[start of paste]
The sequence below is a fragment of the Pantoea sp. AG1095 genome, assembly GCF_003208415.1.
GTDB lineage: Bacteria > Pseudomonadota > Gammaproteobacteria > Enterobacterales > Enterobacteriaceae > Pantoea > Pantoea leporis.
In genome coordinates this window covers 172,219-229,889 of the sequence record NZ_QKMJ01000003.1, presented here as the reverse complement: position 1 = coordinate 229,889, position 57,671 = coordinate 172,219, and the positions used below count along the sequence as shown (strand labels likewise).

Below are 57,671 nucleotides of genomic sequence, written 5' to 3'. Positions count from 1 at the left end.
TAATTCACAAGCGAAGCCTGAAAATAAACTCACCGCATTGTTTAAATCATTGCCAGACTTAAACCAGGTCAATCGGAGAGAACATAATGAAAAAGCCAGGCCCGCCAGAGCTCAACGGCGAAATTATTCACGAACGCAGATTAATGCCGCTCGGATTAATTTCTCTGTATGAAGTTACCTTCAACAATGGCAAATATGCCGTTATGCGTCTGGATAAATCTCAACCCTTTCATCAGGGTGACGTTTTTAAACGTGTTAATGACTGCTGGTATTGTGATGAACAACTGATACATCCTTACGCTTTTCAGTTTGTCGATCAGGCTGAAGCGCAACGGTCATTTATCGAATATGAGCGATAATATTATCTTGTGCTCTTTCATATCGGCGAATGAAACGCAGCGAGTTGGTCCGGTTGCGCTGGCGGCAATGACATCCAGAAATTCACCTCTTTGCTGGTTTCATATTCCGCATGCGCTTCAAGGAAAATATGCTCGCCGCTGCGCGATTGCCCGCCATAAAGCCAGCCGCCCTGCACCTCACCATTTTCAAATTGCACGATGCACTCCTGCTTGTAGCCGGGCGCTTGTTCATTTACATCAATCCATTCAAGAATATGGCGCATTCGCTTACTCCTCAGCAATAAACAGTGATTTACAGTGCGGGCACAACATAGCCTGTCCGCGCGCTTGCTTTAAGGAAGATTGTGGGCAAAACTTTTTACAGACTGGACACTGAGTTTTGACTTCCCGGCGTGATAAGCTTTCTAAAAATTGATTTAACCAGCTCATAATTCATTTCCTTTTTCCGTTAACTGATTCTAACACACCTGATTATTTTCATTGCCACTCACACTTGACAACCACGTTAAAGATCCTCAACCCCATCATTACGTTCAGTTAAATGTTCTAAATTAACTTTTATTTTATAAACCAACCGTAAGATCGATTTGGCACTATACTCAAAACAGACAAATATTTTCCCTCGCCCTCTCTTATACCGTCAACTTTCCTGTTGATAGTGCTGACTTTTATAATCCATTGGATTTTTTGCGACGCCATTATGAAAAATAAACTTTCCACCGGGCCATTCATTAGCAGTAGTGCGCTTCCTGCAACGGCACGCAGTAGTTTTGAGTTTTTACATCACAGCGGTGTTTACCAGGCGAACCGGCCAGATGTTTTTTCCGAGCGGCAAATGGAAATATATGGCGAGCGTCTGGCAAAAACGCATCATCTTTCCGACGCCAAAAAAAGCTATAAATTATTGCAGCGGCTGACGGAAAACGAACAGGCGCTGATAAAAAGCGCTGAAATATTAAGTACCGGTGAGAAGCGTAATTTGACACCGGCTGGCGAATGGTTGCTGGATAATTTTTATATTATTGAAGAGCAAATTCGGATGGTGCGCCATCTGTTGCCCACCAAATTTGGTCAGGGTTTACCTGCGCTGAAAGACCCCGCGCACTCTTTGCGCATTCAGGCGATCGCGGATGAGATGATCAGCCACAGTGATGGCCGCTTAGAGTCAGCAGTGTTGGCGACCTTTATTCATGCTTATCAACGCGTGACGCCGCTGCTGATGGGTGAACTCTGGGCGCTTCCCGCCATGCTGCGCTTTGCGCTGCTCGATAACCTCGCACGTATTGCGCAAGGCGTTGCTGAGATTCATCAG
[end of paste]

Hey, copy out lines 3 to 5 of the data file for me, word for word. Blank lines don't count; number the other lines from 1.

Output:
In genome coordinates this window covers 172,219-229,889 of the sequence record NZ_QKMJ01000003.1, presented here as the reverse complement: position 1 = coordinate 229,889, position 57,671 = coordinate 172,219, and the positions used below count along the sequence as shown (strand labels likewise).

Below are 57,671 nucleotides of genomic sequence, written 5' to 3'. Positions count from 1 at the left end.
TAATTCACAAGCGAAGCCTGAAAATAAACTCACCGCATTGTTTAAATCATTGCCAGACTTAAACCAGGTCAATCGGAGAGAACATAATGAAAAAGCCAGGCCCGCCAGAGCTCAACGGCGAAATTATTCACGAACGCAGATTAATGCCGCTCGGATTAATTTCTCTGTATGAAGTTACCTTCAACAATGGCAAATATGCCGTTATGCGTCTGGATAAATCTCAACCCTTTCATCAGGGTGACGTTTTTAAACGTGTTAATGACTGCTGGTATTGTGATGAACAACTGATACATCCTTACGCTTTTCAGTTTGTCGATCAGGCTGAAGCGCAACGGTCATTTATCGAATATGAGCGATAATATTATCTTGTGCTCTTTCATATCGGCGAATGAAACGCAGCGAGTTGGTCCGGTTGCGCTGGCGGCAATGACATCCAGAAATTCACCTCTTTGCTGGTTTCATATTCCGCATGCGCTTCAAGGAAAATATGCTCGCCGCTGCGCGATTGCCCGCCATAAAGCCAGCCGCCCTGCACCTCACCATTTTCAAATTGCACGATGCACTCCTGCTTGTAGCCGGGCGCTTGTTCATTTACATCAATCCATTCAAGAATATGGCGCATTCGCTTACTCCTCAGCAATAAACAGTGATTTACAGTGCGGGCACAACATAGCCTGTCCGCGCGCTTGCTTTAAGGAAGATTGTGGGCAAAACTTTTTACAGACTGGACACTGAGTTTTGACTTCCCGGCGTGATAAGCTTTCTAAAAATTGATTTAACCAGCTCATAATTCATTTCCTTTTTCCGTTAACTGATTCTAACACACCTGATTATTTTCATTGCCACTCACACTTGACAACCACGTTAAAGATCCTCAACCCCATCATTACGTTCAGTTAAATGTTCTAAATTAACTTTTATTTTATAAACCAACCGTAAGATCGATTTGGCACTATACTCAAAACAGACAAATATTTTCCCTCGCCCTCTCTTATACCGTCAACTTTCCTGTTGATAGTGCTGACTTTTATAATCCATTGGATTTTTTGCGACGCCATTATGAAAAATAAACTTTCCACCGGGCCATTCATTAGCAGTAGTGCGCTTCCTGCAACGGCACGCAGTAGTTTTGAGTTTTTACATCACAGCGGTGTTTACCAGGCGAACCGGCCAGATGTTTTTTCCGAGCGGCAAATGGAAATATATGGCGAGCGTCTGGCAAAAACGCATCATCTTTCCGACGCCAAAAAAAGCTATAAATTATTGCAGCGGCTGACGGAAAACGAACAGGCGCTGATAAAAAGCGCTGAAATATTAAGTACCGGTGAGAAGCGTAATTTGACACCGGCTGGCGAATGGTTGCTGGATAATTTTTATATTATTGAAGAGCAAATTCGGATGGTGCGCCATCTGTTGCCCACCAAATTTGGTCAGGGTTTACCTGCGCTGAAAGACCCCGCGCACTCTTTGCGCATTCAGGCGATCGCGGATGAGATGATCAGCCACAGTGATGGCCGCTTAGAGTCAGCAGTGTTGGCGACCTTTATTCATGCTTATCAACGCGTGACGCCGCTGCTGATGGGTGAACTCTGGGCGCTTCCCGCCATGCTGCGCTTTGCGCTGCTCGATAACCTCGCACGTATTGCGCAAGGCGTTGCTGAGATTCATCAG